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Man charged for trafficking caribou

Paul Bickford
Northern News Services
Published Monday, May 31 2010

HAY RIVER - The case of a Fort Resolution man charged with trafficking wildlife may become an aboriginal rights issue.

Gregory Henry Lafferty of Fort Resolution is facing an NWT Wildlife Act charge for selling caribou.

Lafferty did not enter a plea on the charge when he appeared in territorial court on May 27, and the matter was set over to July 21.

No specifics of the charge were presented to the court.

Shortly after the charge was laid on March 18, News/North contacted Lafferty but he wouldn't discuss the matter.

The Department of Environment and Natural Resources (ENR), which laid the charge, is also declining to comment.

However, Chief Roy Fabian of the Hay River Reserve is accusing the government of "going a little bit too far," in its response.

Fabian raised the issue with ENR Minister Michael Miltenberger during the annual general meeting of the NWT Association of Communities on May 14.

Fabian said he was "disturbed" a treaty band member without a hunting licence had been charged for selling the meat of two caribou to the Nats'ejee K'eh Treatment Centre on the Hay River Reserve.

"It's pretty hard for me to swallow that," he said.

Fabian said his understanding is a territorial wildlife officer had gone to the treatment centre - on reserve land - and confiscated the caribou meat.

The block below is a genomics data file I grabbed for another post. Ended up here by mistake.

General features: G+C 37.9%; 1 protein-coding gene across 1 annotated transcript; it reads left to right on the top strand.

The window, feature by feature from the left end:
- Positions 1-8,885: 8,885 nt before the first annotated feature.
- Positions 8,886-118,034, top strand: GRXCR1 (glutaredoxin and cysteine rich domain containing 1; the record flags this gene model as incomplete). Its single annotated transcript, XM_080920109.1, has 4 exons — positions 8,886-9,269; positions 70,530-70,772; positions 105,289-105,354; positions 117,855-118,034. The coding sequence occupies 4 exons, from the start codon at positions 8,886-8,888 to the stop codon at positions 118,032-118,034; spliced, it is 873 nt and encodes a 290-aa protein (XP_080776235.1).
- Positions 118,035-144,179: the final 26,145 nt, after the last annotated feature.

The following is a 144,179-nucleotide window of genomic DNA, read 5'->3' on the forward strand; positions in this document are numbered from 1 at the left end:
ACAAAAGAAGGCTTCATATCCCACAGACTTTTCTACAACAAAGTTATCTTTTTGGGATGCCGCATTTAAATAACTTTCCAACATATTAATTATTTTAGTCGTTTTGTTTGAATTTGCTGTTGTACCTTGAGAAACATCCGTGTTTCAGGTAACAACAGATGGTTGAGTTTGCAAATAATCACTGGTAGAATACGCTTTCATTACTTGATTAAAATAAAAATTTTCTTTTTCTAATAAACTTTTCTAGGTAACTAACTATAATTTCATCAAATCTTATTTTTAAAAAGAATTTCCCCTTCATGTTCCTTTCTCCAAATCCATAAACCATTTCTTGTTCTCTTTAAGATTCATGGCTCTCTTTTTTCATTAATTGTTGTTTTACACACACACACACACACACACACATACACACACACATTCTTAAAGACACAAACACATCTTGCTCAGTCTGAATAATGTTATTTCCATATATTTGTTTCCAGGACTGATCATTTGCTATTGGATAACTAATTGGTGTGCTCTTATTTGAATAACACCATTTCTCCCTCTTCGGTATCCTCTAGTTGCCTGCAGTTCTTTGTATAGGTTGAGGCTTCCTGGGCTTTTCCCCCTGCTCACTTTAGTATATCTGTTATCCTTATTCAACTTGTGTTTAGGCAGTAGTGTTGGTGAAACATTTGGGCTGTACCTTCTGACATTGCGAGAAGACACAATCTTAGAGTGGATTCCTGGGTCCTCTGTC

"He didn't really have jurisdiction to do that, but he did it," said the chief, who said the reserve is federal jurisdiction.

Fabian also expressed concern about an aboriginal person being charged for selling traditional food.

"For me, I think it's going a little bit too far," the chief said.

Noting the matter is the subject of legal proceedings, Miltenberger did not have much to say in response.

The minister said ENR received a complaint, investigated and laid a charge after much consideration.

"I wouldn't read more into this than this single case," Miltenberger said.

The charge falls under Section 54 (1) of the Wildlife Act.

That section states, "Subject to this act and the regulations, no person shall produce, buy, sell, trade, barter, gift or receive as a gift (a) a manufactured product; (b) the meat or any other part of wildlife; or (c) the nest, egg or part of the egg of any wildlife bird."

A little later in the act, it reads, "A person who holds or is eligible to hold a general hunting licence may buy, sell, barter, gift or receive as a gift the meat of game from or to another person who holds or is eligible to hold a general hunting licence."

Anyone convicted of trafficking wildlife under the act is subject to a fine of $750, plus a surcharge of $112.

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